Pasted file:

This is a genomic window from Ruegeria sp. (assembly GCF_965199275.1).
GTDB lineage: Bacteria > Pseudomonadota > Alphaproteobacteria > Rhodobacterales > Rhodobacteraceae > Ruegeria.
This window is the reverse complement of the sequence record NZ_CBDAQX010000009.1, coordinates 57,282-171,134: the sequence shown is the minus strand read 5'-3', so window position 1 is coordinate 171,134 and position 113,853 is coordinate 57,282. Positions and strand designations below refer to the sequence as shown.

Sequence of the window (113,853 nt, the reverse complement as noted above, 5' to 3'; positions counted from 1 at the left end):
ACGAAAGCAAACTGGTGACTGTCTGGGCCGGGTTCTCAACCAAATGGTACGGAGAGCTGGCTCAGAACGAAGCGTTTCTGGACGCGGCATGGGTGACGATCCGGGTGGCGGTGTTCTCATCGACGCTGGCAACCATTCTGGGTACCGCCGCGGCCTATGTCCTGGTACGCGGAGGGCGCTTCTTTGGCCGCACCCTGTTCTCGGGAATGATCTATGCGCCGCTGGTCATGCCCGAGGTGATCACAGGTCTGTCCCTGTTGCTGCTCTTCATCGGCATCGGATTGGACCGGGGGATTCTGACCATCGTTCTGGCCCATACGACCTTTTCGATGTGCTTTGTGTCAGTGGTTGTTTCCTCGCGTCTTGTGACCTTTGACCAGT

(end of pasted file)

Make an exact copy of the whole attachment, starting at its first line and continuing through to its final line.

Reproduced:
This is a genomic window from Ruegeria sp. (assembly GCF_965199275.1).
GTDB lineage: Bacteria > Pseudomonadota > Alphaproteobacteria > Rhodobacterales > Rhodobacteraceae > Ruegeria.
This window is the reverse complement of the sequence record NZ_CBDAQX010000009.1, coordinates 57,282-171,134: the sequence shown is the minus strand read 5'-3', so window position 1 is coordinate 171,134 and position 113,853 is coordinate 57,282. Positions and strand designations below refer to the sequence as shown.

Sequence of the window (113,853 nt, the reverse complement as noted above, 5' to 3'; positions counted from 1 at the left end):
ACGAAAGCAAACTGGTGACTGTCTGGGCCGGGTTCTCAACCAAATGGTACGGAGAGCTGGCTCAGAACGAAGCGTTTCTGGACGCGGCATGGGTGACGATCCGGGTGGCGGTGTTCTCATCGACGCTGGCAACCATTCTGGGTACCGCCGCGGCCTATGTCCTGGTACGCGGAGGGCGCTTCTTTGGCCGCACCCTGTTCTCGGGAATGATCTATGCGCCGCTGGTCATGCCCGAGGTGATCACAGGTCTGTCCCTGTTGCTGCTCTTCATCGGCATCGGATTGGACCGGGGGATTCTGACCATCGTTCTGGCCCATACGACCTTTTCGATGTGCTTTGTGTCAGTGGTTGTTTCCTCGCGTCTTGTGACCTTTGACCAGT